Matt Harvey on board with Mets' plan

NEW YORK -- Right-hander Matt Harvey insists he is "completely on board" with the front office's plan to limit his innings during the regular season so he can pitch deep into October without reaching an innings cap if the New York Mets remain alive.

Harvey is on track to return to the majors from the get-go in 2015 after missing all of this past season recovering from Tommy John surgery. He underwent the procedure on Oct. 22, 2013.

Harvey has been throwing on flat ground at Citi Field six days a week despite temperatures reaching as low as the mid-30s. He plans to resume throwing off a mound in about two weeks for the first time since the regular season.

After spending January at agent Scott Boras' complex in Newport Beach, California, Harvey plans to report early to spring training -- about Feb. 1. If the team signs off, Harvey will face batters for the first time since the surgery upon arriving in Florida.

Harvey said the one pitch he will wait to throw until late in spring training is his slider. He is cleared to use all other pitches.

He had touched 95 mph during a throwing session off the mound at Citi Field in September before an offseason hiatus in his throwing program.

General manager Sandy Anderson recently indicated that Harvey will have a "soft cap" on his innings next season. Alderson nonetheless pledged to avoid a repeat of what happened in 2012 with the Washington Nationals, when Stephen Strasburg in his first full season back from Tommy John surgery was shut down in early September and did not participate in the postseason.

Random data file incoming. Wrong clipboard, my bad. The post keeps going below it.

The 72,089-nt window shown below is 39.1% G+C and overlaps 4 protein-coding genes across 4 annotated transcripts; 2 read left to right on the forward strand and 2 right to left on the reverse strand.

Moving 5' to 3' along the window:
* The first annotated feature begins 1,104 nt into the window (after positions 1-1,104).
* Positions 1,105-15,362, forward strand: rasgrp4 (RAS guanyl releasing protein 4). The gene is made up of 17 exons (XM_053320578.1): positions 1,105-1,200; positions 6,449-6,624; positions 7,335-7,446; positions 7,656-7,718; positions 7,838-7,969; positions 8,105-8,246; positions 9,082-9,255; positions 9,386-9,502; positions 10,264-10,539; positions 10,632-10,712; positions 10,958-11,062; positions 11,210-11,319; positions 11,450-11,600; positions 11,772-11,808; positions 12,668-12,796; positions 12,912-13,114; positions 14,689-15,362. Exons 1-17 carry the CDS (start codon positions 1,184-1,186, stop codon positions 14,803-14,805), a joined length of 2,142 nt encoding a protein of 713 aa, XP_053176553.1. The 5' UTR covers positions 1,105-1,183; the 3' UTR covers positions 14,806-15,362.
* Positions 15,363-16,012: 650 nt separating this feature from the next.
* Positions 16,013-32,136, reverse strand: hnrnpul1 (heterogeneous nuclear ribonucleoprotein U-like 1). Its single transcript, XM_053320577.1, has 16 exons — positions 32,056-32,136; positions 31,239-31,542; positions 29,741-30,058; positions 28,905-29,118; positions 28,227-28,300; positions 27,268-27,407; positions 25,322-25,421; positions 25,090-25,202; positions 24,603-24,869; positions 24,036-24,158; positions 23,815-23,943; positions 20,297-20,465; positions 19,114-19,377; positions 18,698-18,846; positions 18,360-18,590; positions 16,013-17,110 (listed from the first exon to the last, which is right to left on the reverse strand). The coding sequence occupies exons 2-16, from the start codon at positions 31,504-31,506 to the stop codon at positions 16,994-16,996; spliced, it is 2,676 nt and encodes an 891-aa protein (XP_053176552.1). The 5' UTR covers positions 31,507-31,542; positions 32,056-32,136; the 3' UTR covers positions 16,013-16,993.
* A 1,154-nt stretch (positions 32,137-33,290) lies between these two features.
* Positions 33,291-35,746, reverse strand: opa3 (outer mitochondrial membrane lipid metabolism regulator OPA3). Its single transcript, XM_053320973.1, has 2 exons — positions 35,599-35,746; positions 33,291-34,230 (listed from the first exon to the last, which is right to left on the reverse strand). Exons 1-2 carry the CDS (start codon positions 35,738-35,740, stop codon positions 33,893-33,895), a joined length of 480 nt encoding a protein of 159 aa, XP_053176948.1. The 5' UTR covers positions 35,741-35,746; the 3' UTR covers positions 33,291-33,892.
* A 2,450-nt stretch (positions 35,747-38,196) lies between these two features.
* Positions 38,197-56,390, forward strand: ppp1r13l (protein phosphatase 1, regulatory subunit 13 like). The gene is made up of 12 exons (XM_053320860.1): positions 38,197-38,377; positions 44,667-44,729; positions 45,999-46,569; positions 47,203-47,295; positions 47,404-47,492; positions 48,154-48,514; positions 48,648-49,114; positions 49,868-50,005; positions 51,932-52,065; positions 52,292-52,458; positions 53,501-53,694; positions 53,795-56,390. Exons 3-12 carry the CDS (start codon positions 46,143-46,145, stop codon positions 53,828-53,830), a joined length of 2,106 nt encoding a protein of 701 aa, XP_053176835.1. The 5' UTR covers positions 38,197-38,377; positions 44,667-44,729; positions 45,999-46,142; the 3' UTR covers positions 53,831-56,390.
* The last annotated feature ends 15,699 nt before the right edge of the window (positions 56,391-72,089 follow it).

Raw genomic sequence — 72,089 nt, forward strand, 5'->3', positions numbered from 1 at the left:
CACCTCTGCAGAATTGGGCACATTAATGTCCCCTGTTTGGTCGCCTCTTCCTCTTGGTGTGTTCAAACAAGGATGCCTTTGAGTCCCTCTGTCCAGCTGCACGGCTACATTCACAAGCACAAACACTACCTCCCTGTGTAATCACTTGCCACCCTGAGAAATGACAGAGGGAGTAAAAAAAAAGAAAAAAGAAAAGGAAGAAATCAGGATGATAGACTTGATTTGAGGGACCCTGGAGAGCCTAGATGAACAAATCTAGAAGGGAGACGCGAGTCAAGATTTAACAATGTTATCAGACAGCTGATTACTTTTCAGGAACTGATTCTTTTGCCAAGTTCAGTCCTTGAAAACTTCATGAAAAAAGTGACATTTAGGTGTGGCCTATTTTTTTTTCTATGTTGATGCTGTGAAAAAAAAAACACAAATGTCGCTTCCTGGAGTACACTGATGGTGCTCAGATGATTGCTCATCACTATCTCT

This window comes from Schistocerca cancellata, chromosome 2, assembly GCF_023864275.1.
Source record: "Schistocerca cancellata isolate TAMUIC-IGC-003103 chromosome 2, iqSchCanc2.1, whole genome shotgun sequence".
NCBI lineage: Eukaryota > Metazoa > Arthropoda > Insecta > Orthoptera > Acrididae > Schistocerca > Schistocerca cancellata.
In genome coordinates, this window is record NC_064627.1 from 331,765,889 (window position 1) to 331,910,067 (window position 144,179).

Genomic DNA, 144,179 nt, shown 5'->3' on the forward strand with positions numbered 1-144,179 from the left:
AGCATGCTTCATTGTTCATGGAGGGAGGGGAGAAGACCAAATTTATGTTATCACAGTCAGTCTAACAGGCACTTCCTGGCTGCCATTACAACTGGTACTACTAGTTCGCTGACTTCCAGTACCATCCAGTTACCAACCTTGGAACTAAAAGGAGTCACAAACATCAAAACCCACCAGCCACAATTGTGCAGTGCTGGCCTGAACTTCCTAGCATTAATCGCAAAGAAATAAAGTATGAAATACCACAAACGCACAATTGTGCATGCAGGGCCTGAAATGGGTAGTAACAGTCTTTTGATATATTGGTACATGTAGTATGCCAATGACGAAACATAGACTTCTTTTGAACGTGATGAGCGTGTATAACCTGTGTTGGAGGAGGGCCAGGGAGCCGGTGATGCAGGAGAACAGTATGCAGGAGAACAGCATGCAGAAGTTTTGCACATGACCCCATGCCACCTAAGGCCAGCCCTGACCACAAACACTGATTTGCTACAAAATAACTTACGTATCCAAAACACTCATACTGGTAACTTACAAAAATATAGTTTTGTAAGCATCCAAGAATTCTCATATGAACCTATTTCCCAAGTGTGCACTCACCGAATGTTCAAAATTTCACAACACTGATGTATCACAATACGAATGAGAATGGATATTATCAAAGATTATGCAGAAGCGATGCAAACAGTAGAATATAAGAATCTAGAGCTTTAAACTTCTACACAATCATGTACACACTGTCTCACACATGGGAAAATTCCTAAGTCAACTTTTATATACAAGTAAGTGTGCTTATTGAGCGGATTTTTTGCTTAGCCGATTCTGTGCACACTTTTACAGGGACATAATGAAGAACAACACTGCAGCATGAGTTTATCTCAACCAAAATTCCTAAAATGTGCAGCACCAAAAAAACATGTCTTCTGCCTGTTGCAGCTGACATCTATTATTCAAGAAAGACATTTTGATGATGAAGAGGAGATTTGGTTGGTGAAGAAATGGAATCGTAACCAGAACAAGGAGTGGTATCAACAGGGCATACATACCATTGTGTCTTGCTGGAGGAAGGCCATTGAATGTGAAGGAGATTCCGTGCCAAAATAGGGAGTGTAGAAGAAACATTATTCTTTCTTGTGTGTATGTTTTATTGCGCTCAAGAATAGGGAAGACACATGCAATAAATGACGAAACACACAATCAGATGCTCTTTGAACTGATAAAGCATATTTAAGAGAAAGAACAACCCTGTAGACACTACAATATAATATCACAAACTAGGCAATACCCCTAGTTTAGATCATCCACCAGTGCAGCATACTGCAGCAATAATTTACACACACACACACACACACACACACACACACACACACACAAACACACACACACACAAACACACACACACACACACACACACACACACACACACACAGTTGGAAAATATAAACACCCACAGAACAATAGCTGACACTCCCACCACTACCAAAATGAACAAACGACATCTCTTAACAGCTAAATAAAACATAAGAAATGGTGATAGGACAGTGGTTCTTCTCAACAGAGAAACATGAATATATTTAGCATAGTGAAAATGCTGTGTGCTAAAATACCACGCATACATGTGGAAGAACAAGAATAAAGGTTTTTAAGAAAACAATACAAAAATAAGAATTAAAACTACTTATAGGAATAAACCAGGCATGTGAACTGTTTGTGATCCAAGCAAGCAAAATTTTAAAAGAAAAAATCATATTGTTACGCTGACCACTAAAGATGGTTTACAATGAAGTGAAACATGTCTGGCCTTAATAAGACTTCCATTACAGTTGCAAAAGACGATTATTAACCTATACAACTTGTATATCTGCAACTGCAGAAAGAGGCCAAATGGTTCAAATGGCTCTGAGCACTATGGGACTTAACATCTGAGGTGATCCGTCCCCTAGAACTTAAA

"You know what? I'm going to be happy to throw an entire year," Harvey said Wednesday, after participating in a coat drive at Citi Field. "Whatever they decide, it's in the best interests of both the team and me moving forward. I can't wait to throw every five days and just be healthy for a full season.

"Looking forward, if you were to map out a whole season, you're going to have to figure out some changes throughout the year in order to get to a certain point. I mean, if you make 33 starts and seven innings a start, obviously doing the math that's over what I'm probably going to throw."

Harvey added that he's gratified that his innings will be restricted in the regular season rather than the postseason.

"We fight so hard during the regular season to make the playoffs," he said. "Obviously, everybody who's going to be playing is going to have the playoffs on your mind. The last thing I would want to do is have to sit on my hands ... [and] not be able to pitch in the postseason. Whatever needs to be done to get us there, I'm all for. And whatever they decide for that whole process, I'm completely on board."

In order to keep Harvey eligible to pitch in the postseason, and to keep his innings count well under 200, Alderson has suggested Harvey will have turns skipped during the regular season. Harvey also may have a two-week shutdown during the summer, which worked well this past season in rejuvenating right-hander Jacob deGrom en route to the National League Rookie of the Year Award.

"As of now, realistically, throwing 200 innings in the regular season is probably not likely," Harvey said. "But because of the 17-month recovery time [from surgery], we can kind of manage things a little bit differently than Strasburg did obviously with his return."